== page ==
We’re really on a roll with this video thing, aren’t we? I don’t know about you, but I’m feeling quite amazed we’ve managed to get three videos out. I am loving the process of filming and editing, even though it is waaaaay harder than it looks! But hopefully the videos are watchable? Right? Guys?
So. After a few gorgeous days in English Harbour we ran out of food and decided to head back up to Jolly Harbour to visit Epicurian, the supermarket (there is a new, quite posh, supermarket in Falmouth Harbour but since it only stocks, like, liquorice and cinnamon tea and, I don’t know, sea salt and fennel popcorn, but very little in the way of fruit and veg and NO fresh meat- unless you count the live lobster tank- we couldn’t really use it to provision). Eupraxia were there and since we were soon heading north and they were soon heading south, a farewell dinner was in order.
I think it was while we were anchored in Jolly Harbour that I put my foot down and absolutely insisted we get a new dinghy. Nick was already on the case; he’d emailed Budget Marine in St Martin to order one. But I’d always thought our dinghy did the job, albeit quite a bit slower than everyone else. However, the anchorage at Jolly is perhaps a kilometer away from the shops and services and consequently we ended up spending waaaay too much time sitting in our tender under the baking hot sun with our feet dangling over the side in the cool-ish water. I was hot and sweating by the time we made it in, and spent an inordinate amount of time in front of the freezers in Epicurian just to cool down. It was too much. Sorry dinghy, you’re outta here (more on that next week).
Anyway. Enough bitching about the dinghy. We planned dinner for that evening and we also invited our new friends Annie and Eric from El Gato, very nice Catana 472 which they charter every now and again, so if you’re interested, go ahead and click the link. They’re a really lovely, fun couple who we met through John and Sandra and since we’re hoping for an invite to go sailing with them and see what it’s like to sail a catamaran, Nick brought his A game as far as dinner went. There were porcini mushrooms. There was truffle oil. Pork escalopes, polenta and a luscious jus (it wasn’t a sauce. It sure as hell wasn’t gravy. It was jus, darling, jus.) We finished it off with strawberries and cream, washed down with amaretto and rum because why not. It was a great evening and we hope to catch up with both Eupraxia and El Gato again during the year.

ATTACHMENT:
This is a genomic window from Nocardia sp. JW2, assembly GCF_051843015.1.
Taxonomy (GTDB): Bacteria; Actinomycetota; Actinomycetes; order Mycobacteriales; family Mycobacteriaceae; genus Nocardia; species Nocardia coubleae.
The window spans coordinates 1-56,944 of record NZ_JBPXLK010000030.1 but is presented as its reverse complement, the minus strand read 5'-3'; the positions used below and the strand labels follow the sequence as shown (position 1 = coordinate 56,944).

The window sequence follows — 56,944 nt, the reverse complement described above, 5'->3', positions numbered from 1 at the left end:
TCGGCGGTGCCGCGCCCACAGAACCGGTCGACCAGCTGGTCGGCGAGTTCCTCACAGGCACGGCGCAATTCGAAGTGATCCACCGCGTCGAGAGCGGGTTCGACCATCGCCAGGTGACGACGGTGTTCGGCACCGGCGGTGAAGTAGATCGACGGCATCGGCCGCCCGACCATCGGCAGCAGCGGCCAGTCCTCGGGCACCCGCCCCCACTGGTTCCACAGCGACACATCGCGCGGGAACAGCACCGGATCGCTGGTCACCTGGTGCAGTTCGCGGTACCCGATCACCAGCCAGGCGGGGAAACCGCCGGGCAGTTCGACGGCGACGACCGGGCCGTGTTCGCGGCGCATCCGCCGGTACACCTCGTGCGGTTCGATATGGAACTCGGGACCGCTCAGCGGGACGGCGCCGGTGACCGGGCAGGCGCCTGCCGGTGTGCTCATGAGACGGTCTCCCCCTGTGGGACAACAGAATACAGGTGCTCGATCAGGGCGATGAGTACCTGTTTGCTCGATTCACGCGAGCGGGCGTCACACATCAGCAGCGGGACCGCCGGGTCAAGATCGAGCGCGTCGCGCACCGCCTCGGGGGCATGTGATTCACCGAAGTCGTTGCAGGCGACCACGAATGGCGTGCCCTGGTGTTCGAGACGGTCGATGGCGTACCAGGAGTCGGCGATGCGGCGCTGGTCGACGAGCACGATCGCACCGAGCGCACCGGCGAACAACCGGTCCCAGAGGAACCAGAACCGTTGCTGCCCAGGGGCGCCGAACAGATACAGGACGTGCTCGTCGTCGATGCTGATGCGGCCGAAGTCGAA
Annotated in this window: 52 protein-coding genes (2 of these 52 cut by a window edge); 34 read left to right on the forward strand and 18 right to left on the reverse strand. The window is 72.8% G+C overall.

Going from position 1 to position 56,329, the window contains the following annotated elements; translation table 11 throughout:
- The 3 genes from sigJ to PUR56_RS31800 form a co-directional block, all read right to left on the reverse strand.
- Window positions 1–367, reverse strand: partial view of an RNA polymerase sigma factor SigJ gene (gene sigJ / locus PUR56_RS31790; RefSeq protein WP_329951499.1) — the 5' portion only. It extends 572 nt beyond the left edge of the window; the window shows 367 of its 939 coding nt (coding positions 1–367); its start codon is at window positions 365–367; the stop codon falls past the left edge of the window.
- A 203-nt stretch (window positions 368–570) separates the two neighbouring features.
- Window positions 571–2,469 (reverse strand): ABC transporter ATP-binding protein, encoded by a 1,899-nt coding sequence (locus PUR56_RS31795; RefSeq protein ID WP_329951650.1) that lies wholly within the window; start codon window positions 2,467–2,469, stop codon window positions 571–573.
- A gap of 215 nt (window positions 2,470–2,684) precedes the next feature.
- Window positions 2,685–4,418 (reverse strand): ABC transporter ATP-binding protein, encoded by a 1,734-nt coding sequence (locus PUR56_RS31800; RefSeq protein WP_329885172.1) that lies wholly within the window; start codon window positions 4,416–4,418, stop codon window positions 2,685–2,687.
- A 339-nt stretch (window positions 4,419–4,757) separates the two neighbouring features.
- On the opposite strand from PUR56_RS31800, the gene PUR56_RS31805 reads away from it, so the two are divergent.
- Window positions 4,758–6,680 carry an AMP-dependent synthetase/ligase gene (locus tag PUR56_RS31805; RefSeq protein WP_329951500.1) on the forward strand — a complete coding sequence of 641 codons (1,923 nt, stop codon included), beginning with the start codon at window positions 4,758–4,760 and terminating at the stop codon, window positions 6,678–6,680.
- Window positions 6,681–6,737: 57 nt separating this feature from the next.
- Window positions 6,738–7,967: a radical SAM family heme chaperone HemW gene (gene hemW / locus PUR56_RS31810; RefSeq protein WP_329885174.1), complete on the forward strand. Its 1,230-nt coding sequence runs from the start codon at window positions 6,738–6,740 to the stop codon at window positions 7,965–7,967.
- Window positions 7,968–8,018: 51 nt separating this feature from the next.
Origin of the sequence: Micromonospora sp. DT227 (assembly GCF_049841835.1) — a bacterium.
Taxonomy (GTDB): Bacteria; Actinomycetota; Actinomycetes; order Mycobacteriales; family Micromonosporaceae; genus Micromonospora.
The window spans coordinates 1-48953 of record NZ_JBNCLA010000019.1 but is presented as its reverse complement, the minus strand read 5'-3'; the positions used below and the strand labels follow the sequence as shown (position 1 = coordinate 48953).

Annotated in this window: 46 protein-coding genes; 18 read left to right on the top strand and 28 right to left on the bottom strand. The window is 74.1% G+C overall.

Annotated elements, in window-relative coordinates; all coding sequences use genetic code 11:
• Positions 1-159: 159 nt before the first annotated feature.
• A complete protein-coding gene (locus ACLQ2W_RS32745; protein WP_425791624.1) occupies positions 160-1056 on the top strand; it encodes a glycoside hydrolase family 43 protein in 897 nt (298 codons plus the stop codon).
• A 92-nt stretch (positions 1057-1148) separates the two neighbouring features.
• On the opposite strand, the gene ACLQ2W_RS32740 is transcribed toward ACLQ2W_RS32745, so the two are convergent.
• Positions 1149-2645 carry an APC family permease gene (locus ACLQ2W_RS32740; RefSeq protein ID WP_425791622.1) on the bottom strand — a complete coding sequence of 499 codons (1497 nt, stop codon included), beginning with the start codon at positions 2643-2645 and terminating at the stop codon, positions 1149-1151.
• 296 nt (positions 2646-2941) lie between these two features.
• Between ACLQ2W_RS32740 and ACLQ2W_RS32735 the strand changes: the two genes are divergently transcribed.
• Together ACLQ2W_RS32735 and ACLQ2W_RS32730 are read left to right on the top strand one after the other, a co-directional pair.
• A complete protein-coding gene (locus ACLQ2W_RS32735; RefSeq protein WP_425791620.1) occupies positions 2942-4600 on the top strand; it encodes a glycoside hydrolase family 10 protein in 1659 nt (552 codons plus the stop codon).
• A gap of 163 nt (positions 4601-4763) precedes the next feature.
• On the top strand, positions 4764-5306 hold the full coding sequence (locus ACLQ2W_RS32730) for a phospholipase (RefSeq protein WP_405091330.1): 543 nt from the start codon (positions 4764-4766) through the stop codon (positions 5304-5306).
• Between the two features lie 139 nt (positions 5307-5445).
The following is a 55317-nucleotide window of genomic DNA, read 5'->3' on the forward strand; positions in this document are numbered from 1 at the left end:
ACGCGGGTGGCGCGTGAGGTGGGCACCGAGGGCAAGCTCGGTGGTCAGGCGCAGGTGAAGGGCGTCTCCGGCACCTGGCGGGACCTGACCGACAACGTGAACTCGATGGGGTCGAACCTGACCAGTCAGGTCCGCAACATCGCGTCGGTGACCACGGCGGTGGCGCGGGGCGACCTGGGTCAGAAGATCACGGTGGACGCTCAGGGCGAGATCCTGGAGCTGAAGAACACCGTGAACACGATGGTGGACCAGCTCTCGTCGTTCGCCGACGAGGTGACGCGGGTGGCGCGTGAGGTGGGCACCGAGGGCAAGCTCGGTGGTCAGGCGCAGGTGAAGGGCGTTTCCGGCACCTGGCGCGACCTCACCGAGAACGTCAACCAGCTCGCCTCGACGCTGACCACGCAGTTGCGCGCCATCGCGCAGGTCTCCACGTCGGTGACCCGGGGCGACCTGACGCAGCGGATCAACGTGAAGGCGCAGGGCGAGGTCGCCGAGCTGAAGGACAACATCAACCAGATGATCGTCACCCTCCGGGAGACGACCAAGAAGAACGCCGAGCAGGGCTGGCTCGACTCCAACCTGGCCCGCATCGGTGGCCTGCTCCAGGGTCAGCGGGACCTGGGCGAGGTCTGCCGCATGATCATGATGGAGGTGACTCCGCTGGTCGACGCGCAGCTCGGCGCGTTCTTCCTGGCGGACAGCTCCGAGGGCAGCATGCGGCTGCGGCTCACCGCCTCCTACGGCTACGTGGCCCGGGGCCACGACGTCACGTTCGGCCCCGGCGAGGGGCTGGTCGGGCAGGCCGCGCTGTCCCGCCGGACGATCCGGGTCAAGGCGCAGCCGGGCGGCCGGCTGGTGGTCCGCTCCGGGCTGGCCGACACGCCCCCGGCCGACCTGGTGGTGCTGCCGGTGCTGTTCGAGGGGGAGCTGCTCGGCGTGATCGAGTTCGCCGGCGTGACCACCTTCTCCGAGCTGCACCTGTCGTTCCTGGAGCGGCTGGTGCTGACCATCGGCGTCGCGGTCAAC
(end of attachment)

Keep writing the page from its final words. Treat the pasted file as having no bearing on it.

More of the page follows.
We had planned to leave the following day, but with one thing and another we stayed in Jolly for a further 3 nights. The wind then started to blow in from the south-east and caused a pretty uncomfortable roll in the anchorage, which finally galvanised us into leaving Antigua. It had been a loooong time since we were last in a new Caribbean island, and we were pretty excited about being on the move again and beginning our adventures for the season.
That day we sailed to Nevis, which was a 45 mile run in about 15 knots. Happy, happy days. We put a fishing line out- again- but failed to catch a fish- again. However, the sun was shining, the boat was behaving, and we had a really wonderful sail. We still had to run the engine, which was a shame, because we needed to use the watermaker, but apart from that it was a perfect day. We arrived into Nevis as the sun was setting and picked up a mooring buoy with text-book precision. Too bad no-one was watching.
It was another rolly night however, and the next morning we were up early, feeling a little grumpy from being tossed around all night. To be honest, Nevis didn’t look overly exciting from where we were sitting- apart from the massive volcano, which was visually very impressive. But the weather was the real deciding factor. We had a day of light southerlies before the wind picked up to around 20 knots and swung to the north-east (St Barts is north-west of Nevis). We’d much prefer a day of motor-sailing in light winds than beating into 20 knots, so it was a no-brainer.
Even though the winds were very light, we still managed to get the Parasailor up for a few hours which always makes us happy. Watching the big red kite floating in front of the boat was very relaxing and we even got some laundry done. How productive of us.
Gustavia, St Barts was our destination and after a bit of faffing around trying to choose a spot to anchor amid all the mooring buoys, we got ourselves settled in. When Nick snorkelled on the anchor he even spotted two rays- and on another, very exciting occasion a couple of days later, we saw a small shark around 3 feet long mooching around underneath our boat and the dinghy. We quickly got changed into our swimwear and dug out our masks and snorkels, but it had swum away by the time Nick got in the water, alas.
Gustavia is, apparently, the St Tropez of the Caribbean. I’ve never been to St Tropez, but Gustavia was utterly charming. It is a very prosperous, upmarket town situated on three sides of a square harbour full of superyachts and surrounded by lush green hills dotted with posh villas. We loved it. It was such a change to most other Caribbean islands we had been to and I can certainly see why it’s so popular. We had hoped to stay longer, but after 4 nights the anchorage became very rolly and we joined almost every other monohull in the vicinity in a mass exodus to alternative anchorages. We decided to use the excuse to head to St Maarten and get started on our shopping list. More on that next week!